I am taking a look at scikit-learn's discrete SAMME implementation and came across the following logic for computing the weighted error fraction.

# Instances incorrectly classified
incorrect = y_predict != y

# Error fraction
estimator_error = np.mean(np.average(incorrect, weights=sample_weight, axis=0))

My question: Why the use of np.mean(...) and np.average(...)?

At least in the following example, the output would be unchanged if the outer np.mean(...) call were removed.

incorrect = np.array([1, 0, 0, 0, 0, 1])
weights = np.array([0.2, 0.2, 0.2, 0.1, 0.1, 0.2])

average = np.average(incorrect, axis=0, weights=weights)
mean_average = np.mean(average)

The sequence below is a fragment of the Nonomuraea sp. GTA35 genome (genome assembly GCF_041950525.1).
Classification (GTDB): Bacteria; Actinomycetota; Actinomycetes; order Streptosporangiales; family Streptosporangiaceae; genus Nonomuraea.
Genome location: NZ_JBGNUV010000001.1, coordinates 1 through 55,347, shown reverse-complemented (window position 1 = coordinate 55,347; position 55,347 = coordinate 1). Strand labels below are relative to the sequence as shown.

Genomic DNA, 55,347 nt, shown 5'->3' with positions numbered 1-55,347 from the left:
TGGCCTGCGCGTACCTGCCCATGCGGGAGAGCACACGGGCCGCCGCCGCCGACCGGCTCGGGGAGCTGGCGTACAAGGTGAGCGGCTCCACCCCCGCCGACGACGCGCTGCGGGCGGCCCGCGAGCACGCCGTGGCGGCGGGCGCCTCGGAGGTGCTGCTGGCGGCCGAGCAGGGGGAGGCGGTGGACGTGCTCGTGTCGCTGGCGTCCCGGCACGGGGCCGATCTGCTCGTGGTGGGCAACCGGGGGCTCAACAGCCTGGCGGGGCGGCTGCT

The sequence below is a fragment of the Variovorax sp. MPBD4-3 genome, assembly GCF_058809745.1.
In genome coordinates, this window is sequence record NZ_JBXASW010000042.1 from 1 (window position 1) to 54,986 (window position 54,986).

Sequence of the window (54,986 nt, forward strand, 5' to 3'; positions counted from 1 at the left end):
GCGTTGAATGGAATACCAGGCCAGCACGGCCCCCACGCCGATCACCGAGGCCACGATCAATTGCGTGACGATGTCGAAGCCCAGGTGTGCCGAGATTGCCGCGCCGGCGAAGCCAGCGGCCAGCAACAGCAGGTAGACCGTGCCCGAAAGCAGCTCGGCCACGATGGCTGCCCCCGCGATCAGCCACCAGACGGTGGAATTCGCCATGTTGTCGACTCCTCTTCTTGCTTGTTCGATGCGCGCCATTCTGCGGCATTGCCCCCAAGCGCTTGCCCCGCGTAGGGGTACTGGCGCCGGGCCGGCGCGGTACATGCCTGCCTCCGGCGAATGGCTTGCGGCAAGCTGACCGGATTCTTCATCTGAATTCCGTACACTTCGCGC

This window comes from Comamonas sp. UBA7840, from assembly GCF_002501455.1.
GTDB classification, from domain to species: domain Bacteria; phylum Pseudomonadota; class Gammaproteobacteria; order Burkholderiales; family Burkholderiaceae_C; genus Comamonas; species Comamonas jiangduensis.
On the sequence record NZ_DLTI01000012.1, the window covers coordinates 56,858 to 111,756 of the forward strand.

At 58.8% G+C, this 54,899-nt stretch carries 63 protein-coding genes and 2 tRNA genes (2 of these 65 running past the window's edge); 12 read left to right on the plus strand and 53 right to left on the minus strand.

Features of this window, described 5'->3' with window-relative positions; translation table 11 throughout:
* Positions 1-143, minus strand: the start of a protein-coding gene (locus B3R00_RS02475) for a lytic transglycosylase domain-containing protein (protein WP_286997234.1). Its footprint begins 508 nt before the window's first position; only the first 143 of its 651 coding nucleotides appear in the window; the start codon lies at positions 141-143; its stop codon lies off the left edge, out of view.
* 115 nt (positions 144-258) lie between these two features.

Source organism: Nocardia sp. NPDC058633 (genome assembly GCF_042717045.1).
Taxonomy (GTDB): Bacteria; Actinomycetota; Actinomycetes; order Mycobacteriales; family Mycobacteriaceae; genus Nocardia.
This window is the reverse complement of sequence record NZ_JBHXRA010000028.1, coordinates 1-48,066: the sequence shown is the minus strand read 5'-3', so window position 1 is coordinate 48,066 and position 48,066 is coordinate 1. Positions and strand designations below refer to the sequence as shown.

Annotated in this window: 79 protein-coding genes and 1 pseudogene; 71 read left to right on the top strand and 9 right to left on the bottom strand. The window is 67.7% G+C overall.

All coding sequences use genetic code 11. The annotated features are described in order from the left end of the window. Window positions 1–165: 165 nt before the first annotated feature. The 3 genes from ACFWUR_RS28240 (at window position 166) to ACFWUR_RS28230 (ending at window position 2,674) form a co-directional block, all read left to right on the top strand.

print("average:       ", average)
print("mean(average): ", mean_average)


average:        0.4
mean(average):  0.4

Since the documentation for the AdaBoostClassifer states that y should be an array like, I don't think I am missing anything about the dimensionality. But then, what am I missing?



Your Answer

By clicking “Post Your Answer”, you agree to our terms of service and acknowledge you have read our privacy policy.

Browse other questions tagged or ask your own question.